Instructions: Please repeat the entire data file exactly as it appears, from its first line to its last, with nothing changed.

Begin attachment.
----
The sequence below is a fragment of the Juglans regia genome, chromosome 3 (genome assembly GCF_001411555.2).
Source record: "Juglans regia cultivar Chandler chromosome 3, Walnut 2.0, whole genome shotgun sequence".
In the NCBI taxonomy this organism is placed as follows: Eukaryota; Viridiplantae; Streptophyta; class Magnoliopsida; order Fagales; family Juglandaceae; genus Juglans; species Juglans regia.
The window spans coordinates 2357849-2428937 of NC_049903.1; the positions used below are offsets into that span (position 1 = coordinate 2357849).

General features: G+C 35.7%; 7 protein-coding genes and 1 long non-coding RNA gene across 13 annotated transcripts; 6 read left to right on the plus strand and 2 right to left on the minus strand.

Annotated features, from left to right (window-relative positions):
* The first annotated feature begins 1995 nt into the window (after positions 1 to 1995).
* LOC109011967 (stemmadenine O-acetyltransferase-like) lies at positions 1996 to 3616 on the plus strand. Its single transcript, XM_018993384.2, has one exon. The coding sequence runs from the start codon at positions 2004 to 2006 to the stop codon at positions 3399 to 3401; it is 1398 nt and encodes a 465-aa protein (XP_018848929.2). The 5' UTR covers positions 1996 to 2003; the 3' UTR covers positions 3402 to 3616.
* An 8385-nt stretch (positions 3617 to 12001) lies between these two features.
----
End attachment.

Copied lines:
The sequence below is a fragment of the Juglans regia genome, chromosome 3 (genome assembly GCF_001411555.2).
Source record: "Juglans regia cultivar Chandler chromosome 3, Walnut 2.0, whole genome shotgun sequence".
In the NCBI taxonomy this organism is placed as follows: Eukaryota; Viridiplantae; Streptophyta; class Magnoliopsida; order Fagales; family Juglandaceae; genus Juglans; species Juglans regia.
The window spans coordinates 2357849-2428937 of NC_049903.1; the positions used below are offsets into that span (position 1 = coordinate 2357849).

General features: G+C 35.7%; 7 protein-coding genes and 1 long non-coding RNA gene across 13 annotated transcripts; 6 read left to right on the plus strand and 2 right to left on the minus strand.

Annotated features, from left to right (window-relative positions):
* The first annotated feature begins 1995 nt into the window (after positions 1 to 1995).
* LOC109011967 (stemmadenine O-acetyltransferase-like) lies at positions 1996 to 3616 on the plus strand. Its single transcript, XM_018993384.2, has one exon. The coding sequence runs from the start codon at positions 2004 to 2006 to the stop codon at positions 3399 to 3401; it is 1398 nt and encodes a 465-aa protein (XP_018848929.2). The 5' UTR covers positions 1996 to 2003; the 3' UTR covers positions 3402 to 3616.
* An 8385-nt stretch (positions 3617 to 12001) lies between these two features.